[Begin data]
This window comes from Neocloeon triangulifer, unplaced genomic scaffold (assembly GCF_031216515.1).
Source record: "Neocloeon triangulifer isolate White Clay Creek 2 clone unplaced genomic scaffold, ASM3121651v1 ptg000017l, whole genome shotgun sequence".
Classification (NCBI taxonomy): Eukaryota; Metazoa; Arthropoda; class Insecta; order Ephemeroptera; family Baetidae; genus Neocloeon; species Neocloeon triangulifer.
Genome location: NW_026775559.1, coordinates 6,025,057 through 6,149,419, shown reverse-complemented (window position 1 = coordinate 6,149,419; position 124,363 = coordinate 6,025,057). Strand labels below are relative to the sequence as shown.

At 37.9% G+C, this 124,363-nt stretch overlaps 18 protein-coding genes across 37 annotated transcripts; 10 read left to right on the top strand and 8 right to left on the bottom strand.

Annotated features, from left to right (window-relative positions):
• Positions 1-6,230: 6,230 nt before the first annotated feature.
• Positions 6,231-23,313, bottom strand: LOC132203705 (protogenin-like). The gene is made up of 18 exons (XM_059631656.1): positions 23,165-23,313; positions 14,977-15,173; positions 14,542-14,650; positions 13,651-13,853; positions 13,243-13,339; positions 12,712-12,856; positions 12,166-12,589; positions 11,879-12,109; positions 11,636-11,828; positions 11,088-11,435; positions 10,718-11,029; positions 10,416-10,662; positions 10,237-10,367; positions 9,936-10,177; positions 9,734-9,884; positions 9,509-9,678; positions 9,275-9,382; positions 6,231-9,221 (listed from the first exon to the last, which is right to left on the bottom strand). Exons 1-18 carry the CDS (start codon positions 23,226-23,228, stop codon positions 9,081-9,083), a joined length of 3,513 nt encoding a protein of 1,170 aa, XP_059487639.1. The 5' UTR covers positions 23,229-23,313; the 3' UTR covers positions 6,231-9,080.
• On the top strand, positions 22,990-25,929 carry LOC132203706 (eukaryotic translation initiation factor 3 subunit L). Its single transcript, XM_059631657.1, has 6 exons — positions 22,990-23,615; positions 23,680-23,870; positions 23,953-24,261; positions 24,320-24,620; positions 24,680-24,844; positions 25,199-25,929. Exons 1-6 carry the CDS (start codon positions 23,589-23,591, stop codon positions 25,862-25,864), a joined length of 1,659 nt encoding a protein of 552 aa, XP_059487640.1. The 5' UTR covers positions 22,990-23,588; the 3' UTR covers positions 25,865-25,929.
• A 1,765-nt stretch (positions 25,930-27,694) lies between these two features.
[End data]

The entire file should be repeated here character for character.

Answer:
This window comes from Neocloeon triangulifer, unplaced genomic scaffold (assembly GCF_031216515.1).
Source record: "Neocloeon triangulifer isolate White Clay Creek 2 clone unplaced genomic scaffold, ASM3121651v1 ptg000017l, whole genome shotgun sequence".
Classification (NCBI taxonomy): Eukaryota; Metazoa; Arthropoda; class Insecta; order Ephemeroptera; family Baetidae; genus Neocloeon; species Neocloeon triangulifer.
Genome location: NW_026775559.1, coordinates 6,025,057 through 6,149,419, shown reverse-complemented (window position 1 = coordinate 6,149,419; position 124,363 = coordinate 6,025,057). Strand labels below are relative to the sequence as shown.

At 37.9% G+C, this 124,363-nt stretch overlaps 18 protein-coding genes across 37 annotated transcripts; 10 read left to right on the top strand and 8 right to left on the bottom strand.

Annotated features, from left to right (window-relative positions):
• Positions 1-6,230: 6,230 nt before the first annotated feature.
• Positions 6,231-23,313, bottom strand: LOC132203705 (protogenin-like). The gene is made up of 18 exons (XM_059631656.1): positions 23,165-23,313; positions 14,977-15,173; positions 14,542-14,650; positions 13,651-13,853; positions 13,243-13,339; positions 12,712-12,856; positions 12,166-12,589; positions 11,879-12,109; positions 11,636-11,828; positions 11,088-11,435; positions 10,718-11,029; positions 10,416-10,662; positions 10,237-10,367; positions 9,936-10,177; positions 9,734-9,884; positions 9,509-9,678; positions 9,275-9,382; positions 6,231-9,221 (listed from the first exon to the last, which is right to left on the bottom strand). Exons 1-18 carry the CDS (start codon positions 23,226-23,228, stop codon positions 9,081-9,083), a joined length of 3,513 nt encoding a protein of 1,170 aa, XP_059487639.1. The 5' UTR covers positions 23,229-23,313; the 3' UTR covers positions 6,231-9,080.
• On the top strand, positions 22,990-25,929 carry LOC132203706 (eukaryotic translation initiation factor 3 subunit L). Its single transcript, XM_059631657.1, has 6 exons — positions 22,990-23,615; positions 23,680-23,870; positions 23,953-24,261; positions 24,320-24,620; positions 24,680-24,844; positions 25,199-25,929. Exons 1-6 carry the CDS (start codon positions 23,589-23,591, stop codon positions 25,862-25,864), a joined length of 1,659 nt encoding a protein of 552 aa, XP_059487640.1. The 5' UTR covers positions 22,990-23,588; the 3' UTR covers positions 25,865-25,929.
• A 1,765-nt stretch (positions 25,930-27,694) lies between these two features.